We can thank John Bradshaw (Healing the Shame That Binds You) and  other progenitors of the so-called “Recovery Movement” who from out of the drug induced haze of the 1980’s convinced the masses that we are Diseased, Dysfunctional, Co-Dependent, In Denial, Adult Children, Addicts.  “Inner Child” work became implicit in the 12 Steps and it somehow was able to very surreptitiously shift personal responsibility from the recoveree to their families of origin whose parenting styles neglected the needs of the blessed Inner Child. It’s almost embarrassing to note the number of therapists who  fed into this Inner Child business.   Many were remunerated  handsomely  for spreading the New Age Gospel of  disease and victimhood.  Admittedly, I have to count myself among the masses who were bedazzled by the feel-good, warm and fuzzy messages that were promises of healing to an inner being that, as I see it now, does not exist, at least to the extent of the energy devoted to its care.

The other day I was a bit irritated to hear a client of mine report that her very well-meaning family member (in recovery) continued to harp away that she, my client, was not doing any “inner child” work.   This resulted in my hard working client’s questioning the value of her success in our work together.    Oh, the value of the “reframe” in explaining that all the Trauma work we had done could be seen as “Inner Child” work and that if she wanted to call it that, then we would.  She was driving the therapy bus, after all.  In the end, I was rather tickled at her response when she said that having read Bradshaw, she thought he was “pretty whiney” and couldn’t  really wrap her expanding self appreciation around his “wimpy message”.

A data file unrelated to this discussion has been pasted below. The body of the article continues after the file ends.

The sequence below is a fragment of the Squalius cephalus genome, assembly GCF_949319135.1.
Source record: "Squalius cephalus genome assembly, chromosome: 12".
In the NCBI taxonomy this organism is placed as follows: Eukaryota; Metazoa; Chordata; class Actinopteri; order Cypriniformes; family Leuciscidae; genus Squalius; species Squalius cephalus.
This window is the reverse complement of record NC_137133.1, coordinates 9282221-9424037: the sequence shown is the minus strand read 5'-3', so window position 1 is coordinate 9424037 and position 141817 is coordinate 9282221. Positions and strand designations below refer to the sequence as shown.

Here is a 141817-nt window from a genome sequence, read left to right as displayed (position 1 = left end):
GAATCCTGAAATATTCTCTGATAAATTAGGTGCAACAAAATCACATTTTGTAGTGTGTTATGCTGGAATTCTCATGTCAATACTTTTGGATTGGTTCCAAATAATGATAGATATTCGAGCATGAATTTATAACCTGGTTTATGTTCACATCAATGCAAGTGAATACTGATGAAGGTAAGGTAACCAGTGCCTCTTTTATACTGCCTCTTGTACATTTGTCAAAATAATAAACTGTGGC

Up to this point, I had not given Inner Child work much of a second thought, but I was so dumfounded that the term was still out there I did a bit of reading and assimilating of my own accumulated knowledge and experience in my work with Posttraumatic Stress using Eye Movement Desensitization and Reprocessing, to re-imagine what the heck an inner child is.

Here it is.

The Inner Child is actually an Inner Bully.  A wolf in sheep’s clothing, one metaphor trumping another metaphor.  In my experience, there are probably several Inner Bullies whose sole function is to elbow their way into the front of our consciousness and to interfere with the process of our maturation  into adults.  They have a way of preventing us from behaving in a way that instills pride, reward, and empathy for our fellow travelers.

These little monsters, as I would call them, appear with a goodly amount of predictability in times of stress when decisions, choices, actions, and consequences require a steady hand to navigate, and they make it nearly impossible to think logically and with circumspect.  Their messages, aka, maladaptive thoughts, incite strong and toxic emotions upon which many have learned to react with excessive use of chemicals, gambling, binge eating, cutting, shopping, or sex, just to show the tip of the ice burg.

Not good enough.

Don’t fit.

Have to be perfect.

If something goes wrong, it’s my fault.

I’m a total failure.

The emotions that are aroused are powerful.








There is a physiological response:  We feel it in our gut, throat, heart, head, throughout our whole body.

In my estimation, the force behind these arousals is no innocent child.  There are a growing number out there who are coming up with the same conclusion.

9 Ways to Shush Your Inner Bully:

Casting Out The Inner Bully

Many have developed the cognitive skills needed to muffle the sound and effect of the Inner Bully and are able to circumnavigate their false readings.

Many are simply not able to resist.  This is where good solid work with a therapist can help.